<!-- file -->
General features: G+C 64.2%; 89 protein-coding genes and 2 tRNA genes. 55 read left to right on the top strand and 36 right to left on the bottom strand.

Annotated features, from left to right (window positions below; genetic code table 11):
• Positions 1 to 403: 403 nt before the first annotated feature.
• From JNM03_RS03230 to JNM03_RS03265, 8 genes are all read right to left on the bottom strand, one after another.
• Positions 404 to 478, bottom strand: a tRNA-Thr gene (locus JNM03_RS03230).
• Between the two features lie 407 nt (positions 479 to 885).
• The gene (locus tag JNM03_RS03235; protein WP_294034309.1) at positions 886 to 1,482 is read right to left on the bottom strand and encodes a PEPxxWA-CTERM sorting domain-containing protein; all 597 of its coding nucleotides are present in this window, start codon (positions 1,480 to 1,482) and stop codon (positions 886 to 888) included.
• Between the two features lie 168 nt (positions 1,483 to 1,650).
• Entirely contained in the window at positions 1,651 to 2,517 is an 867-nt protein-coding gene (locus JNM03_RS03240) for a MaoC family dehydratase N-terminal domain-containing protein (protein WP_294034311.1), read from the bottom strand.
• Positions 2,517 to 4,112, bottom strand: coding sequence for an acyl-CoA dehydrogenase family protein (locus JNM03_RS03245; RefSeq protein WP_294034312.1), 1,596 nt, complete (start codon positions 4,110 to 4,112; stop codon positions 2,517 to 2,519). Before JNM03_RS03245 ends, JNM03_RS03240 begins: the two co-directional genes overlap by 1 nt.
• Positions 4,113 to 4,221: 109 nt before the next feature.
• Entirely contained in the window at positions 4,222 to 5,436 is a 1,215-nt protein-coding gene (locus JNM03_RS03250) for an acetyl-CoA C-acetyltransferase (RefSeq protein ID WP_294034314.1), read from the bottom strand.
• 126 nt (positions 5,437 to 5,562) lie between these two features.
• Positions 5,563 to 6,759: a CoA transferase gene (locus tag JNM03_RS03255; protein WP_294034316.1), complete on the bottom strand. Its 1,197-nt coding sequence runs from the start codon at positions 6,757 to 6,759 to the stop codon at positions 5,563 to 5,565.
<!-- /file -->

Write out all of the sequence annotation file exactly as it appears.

General features: G+C 64.2%; 89 protein-coding genes and 2 tRNA genes. 55 read left to right on the top strand and 36 right to left on the bottom strand.

Annotated features, from left to right (window positions below; genetic code table 11):
• Positions 1 to 403: 403 nt before the first annotated feature.
• From JNM03_RS03230 to JNM03_RS03265, 8 genes are all read right to left on the bottom strand, one after another.
• Positions 404 to 478, bottom strand: a tRNA-Thr gene (locus JNM03_RS03230).
• Between the two features lie 407 nt (positions 479 to 885).
• The gene (locus tag JNM03_RS03235; protein WP_294034309.1) at positions 886 to 1,482 is read right to left on the bottom strand and encodes a PEPxxWA-CTERM sorting domain-containing protein; all 597 of its coding nucleotides are present in this window, start codon (positions 1,480 to 1,482) and stop codon (positions 886 to 888) included.
• Between the two features lie 168 nt (positions 1,483 to 1,650).
• Entirely contained in the window at positions 1,651 to 2,517 is an 867-nt protein-coding gene (locus JNM03_RS03240) for a MaoC family dehydratase N-terminal domain-containing protein (protein WP_294034311.1), read from the bottom strand.
• Positions 2,517 to 4,112, bottom strand: coding sequence for an acyl-CoA dehydrogenase family protein (locus JNM03_RS03245; RefSeq protein WP_294034312.1), 1,596 nt, complete (start codon positions 4,110 to 4,112; stop codon positions 2,517 to 2,519). Before JNM03_RS03245 ends, JNM03_RS03240 begins: the two co-directional genes overlap by 1 nt.
• Positions 4,113 to 4,221: 109 nt before the next feature.
• Entirely contained in the window at positions 4,222 to 5,436 is a 1,215-nt protein-coding gene (locus JNM03_RS03250) for an acetyl-CoA C-acetyltransferase (RefSeq protein ID WP_294034314.1), read from the bottom strand.
• 126 nt (positions 5,437 to 5,562) lie between these two features.
• Positions 5,563 to 6,759: a CoA transferase gene (locus tag JNM03_RS03255; protein WP_294034316.1), complete on the bottom strand. Its 1,197-nt coding sequence runs from the start codon at positions 6,757 to 6,759 to the stop codon at positions 5,563 to 5,565.